Temple Beth Or owns burial plots in a dedicated, serene section of David’s Ceme- tery. These plots are available for purchase by full members of our congregation. David’s Cemetery is located on the cor- ners of Far Hills Avenue, David Road and Mad River road. Pre-Need Burial Planning Call 937-435-3400 for assistance.

How to Pump Up Your 'Jewish Volume'

Human Beings Are Not Bargaining Chips Tsar Nicholas the First Web Gallery of Art, Public Domain Tuvia’s mother was wailing and tearing her hair. His father was sobbing. His sis- ters were terrified. “Tuvia, my dear son,” his mother cried. “My only boy, why are they tearing you away from me?” Tuvia was taken, half-asleep, to a large house where many frightened, wide-eyed children were crying, “Mama, Mama. Take me home to my Mama!” The children cried all that sleepless night.

Larry Domnitch, The Cantonists: The Jewish Children’s Army of the Tsar, 79-80. These words might sound like they could be recently-written or a work of fiction; however, they actu- ally come from the 19th century and record real history. They describe the experience of a Jewish family from that era—Tuvia Silverman, his parents, and his sisters—at a time when Jewish parents were be- ing forcibly parted from their young children. The separation of families it depicts (and these are Tuvia’s own words explaining what happened to him as a child) was the result of an- ti-Semitic policies enacted by Tsar Nicholas the First.

For some background on the rel- evant 19th -century history: Tsar Nicholas the First was a man who, in 1816, wrote in his diary the fol- lowing of Jews, whom he called by the pejorative name “Zhids:” “The ruination of the peasants of [Rus- sia] is the Zhids. They are regular leeches and suck these unfortunate governments to the point of exhaus- tion.” In 1827, two years after becom- ing tsar, Nicholas determined that he could break the will of the Jews by creating a compulsory quota of Jewish boys whom Russian Jew- ish communities would be forced to send away to the army. Boys as young as eight years old were sto- len away from their families for this reason and were sent off to the army for more than two decades at a time. Nicholas the First imagined that he could, in this way, work to rid Rus- sia of Jews.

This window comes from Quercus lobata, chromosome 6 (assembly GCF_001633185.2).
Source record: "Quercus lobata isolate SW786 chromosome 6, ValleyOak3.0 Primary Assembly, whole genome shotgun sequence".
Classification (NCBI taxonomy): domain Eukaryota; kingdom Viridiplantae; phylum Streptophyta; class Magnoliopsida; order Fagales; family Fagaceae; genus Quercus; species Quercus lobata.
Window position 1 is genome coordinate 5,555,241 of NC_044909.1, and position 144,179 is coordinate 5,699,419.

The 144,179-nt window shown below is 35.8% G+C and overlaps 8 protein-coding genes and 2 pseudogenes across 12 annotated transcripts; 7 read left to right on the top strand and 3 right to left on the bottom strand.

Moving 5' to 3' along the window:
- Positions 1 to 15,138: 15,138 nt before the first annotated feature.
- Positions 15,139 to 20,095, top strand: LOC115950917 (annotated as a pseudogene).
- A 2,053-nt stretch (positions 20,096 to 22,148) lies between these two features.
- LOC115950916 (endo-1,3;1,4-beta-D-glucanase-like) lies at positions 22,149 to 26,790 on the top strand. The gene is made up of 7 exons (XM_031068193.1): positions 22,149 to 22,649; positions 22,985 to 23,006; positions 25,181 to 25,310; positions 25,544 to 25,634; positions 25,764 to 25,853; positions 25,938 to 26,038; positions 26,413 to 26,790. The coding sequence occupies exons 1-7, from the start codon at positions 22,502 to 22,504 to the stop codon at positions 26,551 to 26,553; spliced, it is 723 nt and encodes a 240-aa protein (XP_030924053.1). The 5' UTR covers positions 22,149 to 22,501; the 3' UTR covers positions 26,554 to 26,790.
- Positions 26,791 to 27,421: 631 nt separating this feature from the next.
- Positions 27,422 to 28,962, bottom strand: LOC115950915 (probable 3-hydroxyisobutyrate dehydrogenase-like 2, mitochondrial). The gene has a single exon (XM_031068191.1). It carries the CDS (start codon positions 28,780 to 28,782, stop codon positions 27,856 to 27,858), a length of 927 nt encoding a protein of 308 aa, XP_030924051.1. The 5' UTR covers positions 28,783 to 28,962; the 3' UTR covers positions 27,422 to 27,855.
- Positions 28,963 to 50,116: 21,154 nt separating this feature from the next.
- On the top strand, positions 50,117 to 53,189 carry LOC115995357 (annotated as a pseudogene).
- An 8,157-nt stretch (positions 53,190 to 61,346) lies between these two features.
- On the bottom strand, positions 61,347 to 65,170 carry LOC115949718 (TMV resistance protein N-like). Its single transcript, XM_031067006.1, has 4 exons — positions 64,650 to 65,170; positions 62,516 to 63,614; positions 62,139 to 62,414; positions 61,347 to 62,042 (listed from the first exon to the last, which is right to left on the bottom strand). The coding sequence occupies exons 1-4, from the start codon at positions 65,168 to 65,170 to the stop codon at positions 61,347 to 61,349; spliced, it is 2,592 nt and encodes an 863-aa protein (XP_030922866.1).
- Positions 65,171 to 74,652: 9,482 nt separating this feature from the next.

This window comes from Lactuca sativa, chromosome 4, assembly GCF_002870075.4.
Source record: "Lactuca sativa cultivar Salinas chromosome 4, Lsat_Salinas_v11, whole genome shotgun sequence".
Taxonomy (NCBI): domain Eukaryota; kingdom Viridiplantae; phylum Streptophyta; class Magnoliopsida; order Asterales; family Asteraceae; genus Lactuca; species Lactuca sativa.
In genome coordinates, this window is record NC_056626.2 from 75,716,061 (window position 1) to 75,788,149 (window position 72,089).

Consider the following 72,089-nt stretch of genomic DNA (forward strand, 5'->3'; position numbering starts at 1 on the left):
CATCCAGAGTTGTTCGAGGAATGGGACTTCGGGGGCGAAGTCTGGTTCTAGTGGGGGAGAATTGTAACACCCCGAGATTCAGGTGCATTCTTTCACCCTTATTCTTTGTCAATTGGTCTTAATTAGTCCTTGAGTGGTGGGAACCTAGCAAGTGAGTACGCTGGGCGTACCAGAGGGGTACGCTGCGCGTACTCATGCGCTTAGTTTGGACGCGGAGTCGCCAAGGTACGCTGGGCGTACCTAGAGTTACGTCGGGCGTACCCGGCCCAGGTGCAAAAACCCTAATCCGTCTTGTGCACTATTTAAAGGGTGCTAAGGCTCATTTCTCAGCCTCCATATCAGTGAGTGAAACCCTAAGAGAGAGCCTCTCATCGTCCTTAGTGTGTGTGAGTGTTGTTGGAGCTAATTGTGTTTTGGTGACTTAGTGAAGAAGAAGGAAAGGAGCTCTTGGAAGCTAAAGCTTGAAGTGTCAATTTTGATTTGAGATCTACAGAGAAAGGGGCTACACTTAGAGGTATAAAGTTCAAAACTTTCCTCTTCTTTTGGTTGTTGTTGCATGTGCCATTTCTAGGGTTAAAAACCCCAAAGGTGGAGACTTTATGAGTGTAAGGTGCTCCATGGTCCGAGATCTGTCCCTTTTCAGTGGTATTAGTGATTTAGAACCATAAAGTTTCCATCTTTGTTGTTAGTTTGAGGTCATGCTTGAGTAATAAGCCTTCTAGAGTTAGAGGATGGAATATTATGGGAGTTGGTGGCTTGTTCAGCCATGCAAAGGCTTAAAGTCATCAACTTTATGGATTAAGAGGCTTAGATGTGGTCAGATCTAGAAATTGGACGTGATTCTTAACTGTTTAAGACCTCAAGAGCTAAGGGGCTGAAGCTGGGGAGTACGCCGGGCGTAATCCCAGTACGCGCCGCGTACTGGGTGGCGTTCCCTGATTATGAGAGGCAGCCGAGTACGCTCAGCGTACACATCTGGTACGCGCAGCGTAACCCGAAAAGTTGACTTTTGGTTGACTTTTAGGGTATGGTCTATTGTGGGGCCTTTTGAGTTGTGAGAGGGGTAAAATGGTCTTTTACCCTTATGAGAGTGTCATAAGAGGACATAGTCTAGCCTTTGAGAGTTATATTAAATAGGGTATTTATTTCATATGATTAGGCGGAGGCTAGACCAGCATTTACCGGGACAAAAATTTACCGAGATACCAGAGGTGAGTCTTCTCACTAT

Nicholas had some success in his sinister goal: the devastation felt by families whose children were taken was intense. He even succeeded in turning fellow Jews against one an- other. Jews were required to police each other to ensure that conscrip- tion quotas were met, and, thus, an infamous role—the khapper—was born. Khappers were Jews who would kidnap Jewish boys, sometimes tak- ing them from their beds in the mid- dle of the night, to deliver them to the Russian government. Poor Jew- ish families were especially suscep- tible to having their children taken by khappers because they (unlike their more affluent peers) couldn’t afford to bribe those who might take their children.

Turning back to the present: Though, as an historian, I usually love to discover facets of history that are relevant to contemporary life, it is probably self-evident that this is an historical episode one would never hope to see paralleled in his or her own time. Neverthe- less, I hope that the pain of this chapter of Jewish history can steer our own thoughts today. It should help to shape our consciences and to deepen our empathy for others. The Jewish ethos, formed by our experiences throughout history, teaches unambiguously that there is no appropriate time or way to use any human being’s life as a bar- gaining chip for political or social ends. Regardless of the impact we might hope to have in doing things like this, Judaism does not sanction the political leveraging of children’s freedom or the separation of fami- lies.